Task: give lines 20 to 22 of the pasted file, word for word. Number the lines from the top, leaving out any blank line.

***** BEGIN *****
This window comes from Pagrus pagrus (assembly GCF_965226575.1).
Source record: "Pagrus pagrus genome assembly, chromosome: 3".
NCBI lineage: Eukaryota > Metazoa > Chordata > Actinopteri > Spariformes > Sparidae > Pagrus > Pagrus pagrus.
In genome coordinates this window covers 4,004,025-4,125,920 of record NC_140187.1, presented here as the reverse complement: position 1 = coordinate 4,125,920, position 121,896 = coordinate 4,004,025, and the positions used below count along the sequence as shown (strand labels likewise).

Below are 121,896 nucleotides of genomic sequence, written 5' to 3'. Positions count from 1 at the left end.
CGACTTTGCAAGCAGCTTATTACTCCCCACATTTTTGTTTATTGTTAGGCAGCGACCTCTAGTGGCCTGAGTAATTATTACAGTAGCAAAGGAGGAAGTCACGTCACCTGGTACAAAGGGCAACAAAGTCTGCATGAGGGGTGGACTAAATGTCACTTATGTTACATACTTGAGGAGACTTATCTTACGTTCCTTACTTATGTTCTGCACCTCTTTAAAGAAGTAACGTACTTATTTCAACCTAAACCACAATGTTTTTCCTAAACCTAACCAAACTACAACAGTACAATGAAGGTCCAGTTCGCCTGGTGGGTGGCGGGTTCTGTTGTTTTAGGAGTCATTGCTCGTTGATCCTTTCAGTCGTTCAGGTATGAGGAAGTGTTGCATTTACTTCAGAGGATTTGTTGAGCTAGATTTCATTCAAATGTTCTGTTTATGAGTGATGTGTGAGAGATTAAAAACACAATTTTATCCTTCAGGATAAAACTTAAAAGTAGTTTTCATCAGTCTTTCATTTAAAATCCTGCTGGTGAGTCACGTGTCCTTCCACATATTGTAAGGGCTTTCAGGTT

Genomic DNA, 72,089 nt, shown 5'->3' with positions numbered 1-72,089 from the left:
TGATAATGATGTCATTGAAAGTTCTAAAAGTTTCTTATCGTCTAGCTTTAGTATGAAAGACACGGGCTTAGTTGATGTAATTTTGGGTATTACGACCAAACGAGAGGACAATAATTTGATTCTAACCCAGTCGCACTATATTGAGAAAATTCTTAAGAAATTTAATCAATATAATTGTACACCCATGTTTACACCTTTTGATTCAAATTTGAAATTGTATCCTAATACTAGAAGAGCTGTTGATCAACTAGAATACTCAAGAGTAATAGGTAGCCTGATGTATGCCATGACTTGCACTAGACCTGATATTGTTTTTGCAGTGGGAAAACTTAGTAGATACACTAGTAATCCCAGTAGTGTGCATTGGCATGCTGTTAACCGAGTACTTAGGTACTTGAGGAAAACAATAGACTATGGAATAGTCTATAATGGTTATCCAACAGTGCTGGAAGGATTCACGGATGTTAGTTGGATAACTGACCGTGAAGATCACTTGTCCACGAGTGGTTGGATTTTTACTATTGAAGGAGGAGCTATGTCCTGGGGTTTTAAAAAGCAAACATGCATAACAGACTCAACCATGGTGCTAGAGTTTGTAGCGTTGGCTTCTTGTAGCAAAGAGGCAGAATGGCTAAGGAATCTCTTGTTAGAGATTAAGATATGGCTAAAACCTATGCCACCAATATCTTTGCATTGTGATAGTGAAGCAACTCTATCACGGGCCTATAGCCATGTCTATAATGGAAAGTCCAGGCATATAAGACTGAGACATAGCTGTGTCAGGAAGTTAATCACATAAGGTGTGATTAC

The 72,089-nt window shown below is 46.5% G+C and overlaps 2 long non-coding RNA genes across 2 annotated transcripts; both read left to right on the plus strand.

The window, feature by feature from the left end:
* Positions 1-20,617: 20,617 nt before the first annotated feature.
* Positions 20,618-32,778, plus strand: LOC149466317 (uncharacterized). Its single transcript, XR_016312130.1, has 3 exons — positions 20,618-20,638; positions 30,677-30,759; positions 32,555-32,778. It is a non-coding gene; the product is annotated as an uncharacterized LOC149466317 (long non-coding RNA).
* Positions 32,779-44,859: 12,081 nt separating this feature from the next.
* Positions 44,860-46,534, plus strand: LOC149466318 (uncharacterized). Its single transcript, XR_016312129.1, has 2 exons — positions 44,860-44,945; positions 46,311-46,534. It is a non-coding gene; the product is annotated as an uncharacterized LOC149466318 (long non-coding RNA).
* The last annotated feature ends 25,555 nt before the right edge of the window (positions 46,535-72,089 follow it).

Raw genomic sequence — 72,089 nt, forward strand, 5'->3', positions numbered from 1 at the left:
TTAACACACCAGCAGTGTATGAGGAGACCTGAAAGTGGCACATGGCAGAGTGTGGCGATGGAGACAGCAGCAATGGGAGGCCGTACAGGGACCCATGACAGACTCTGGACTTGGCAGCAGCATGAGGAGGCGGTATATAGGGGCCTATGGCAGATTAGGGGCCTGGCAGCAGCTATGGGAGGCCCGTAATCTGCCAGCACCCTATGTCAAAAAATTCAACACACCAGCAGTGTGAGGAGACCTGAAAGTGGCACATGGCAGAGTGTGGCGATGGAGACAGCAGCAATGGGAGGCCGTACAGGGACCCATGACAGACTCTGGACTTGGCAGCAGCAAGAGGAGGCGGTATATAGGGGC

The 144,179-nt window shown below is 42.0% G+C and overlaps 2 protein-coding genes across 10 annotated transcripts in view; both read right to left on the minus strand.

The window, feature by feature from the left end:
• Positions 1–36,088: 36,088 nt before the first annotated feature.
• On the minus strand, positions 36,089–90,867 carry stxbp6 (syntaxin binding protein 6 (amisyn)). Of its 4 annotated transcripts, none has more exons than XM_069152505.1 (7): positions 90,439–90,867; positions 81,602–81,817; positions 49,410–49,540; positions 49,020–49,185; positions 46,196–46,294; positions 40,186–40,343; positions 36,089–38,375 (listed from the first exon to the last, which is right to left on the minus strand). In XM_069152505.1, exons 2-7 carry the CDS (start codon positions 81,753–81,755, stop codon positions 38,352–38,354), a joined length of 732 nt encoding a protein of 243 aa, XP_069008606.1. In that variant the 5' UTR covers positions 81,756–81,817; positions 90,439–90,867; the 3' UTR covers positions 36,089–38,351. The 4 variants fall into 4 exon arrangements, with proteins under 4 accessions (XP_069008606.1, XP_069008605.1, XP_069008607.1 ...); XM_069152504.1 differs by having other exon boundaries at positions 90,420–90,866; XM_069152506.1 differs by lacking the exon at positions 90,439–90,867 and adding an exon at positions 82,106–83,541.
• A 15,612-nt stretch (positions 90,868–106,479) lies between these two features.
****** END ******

• Positions 1–36,088: 36,088 nt before the first annotated feature.
• On the minus strand, positions 36,089–90,867 carry stxbp6 (syntaxin binding protein 6 (amisyn)). Of its 4 annotated transcripts, none has more exons than XM_069152505.1 (7): positions 90,439–90,867; positions 81,602–81,817; positions 49,410–49,540; positions 49,020–49,185; positions 46,196–46,294; positions 40,186–40,343; positions 36,089–38,375 (listed from the first exon to the last, which is right to left on the minus strand). In XM_069152505.1, exons 2-7 carry the CDS (start codon positions 81,753–81,755, stop codon positions 38,352–38,354), a joined length of 732 nt encoding a protein of 243 aa, XP_069008606.1. In that variant the 5' UTR covers positions 81,756–81,817; positions 90,439–90,867; the 3' UTR covers positions 36,089–38,351. The 4 variants fall into 4 exon arrangements, with proteins under 4 accessions (XP_069008606.1, XP_069008605.1, XP_069008607.1 ...); XM_069152504.1 differs by having other exon boundaries at positions 90,420–90,866; XM_069152506.1 differs by lacking the exon at positions 90,439–90,867 and adding an exon at positions 82,106–83,541.
• A 15,612-nt stretch (positions 90,868–106,479) lies between these two features.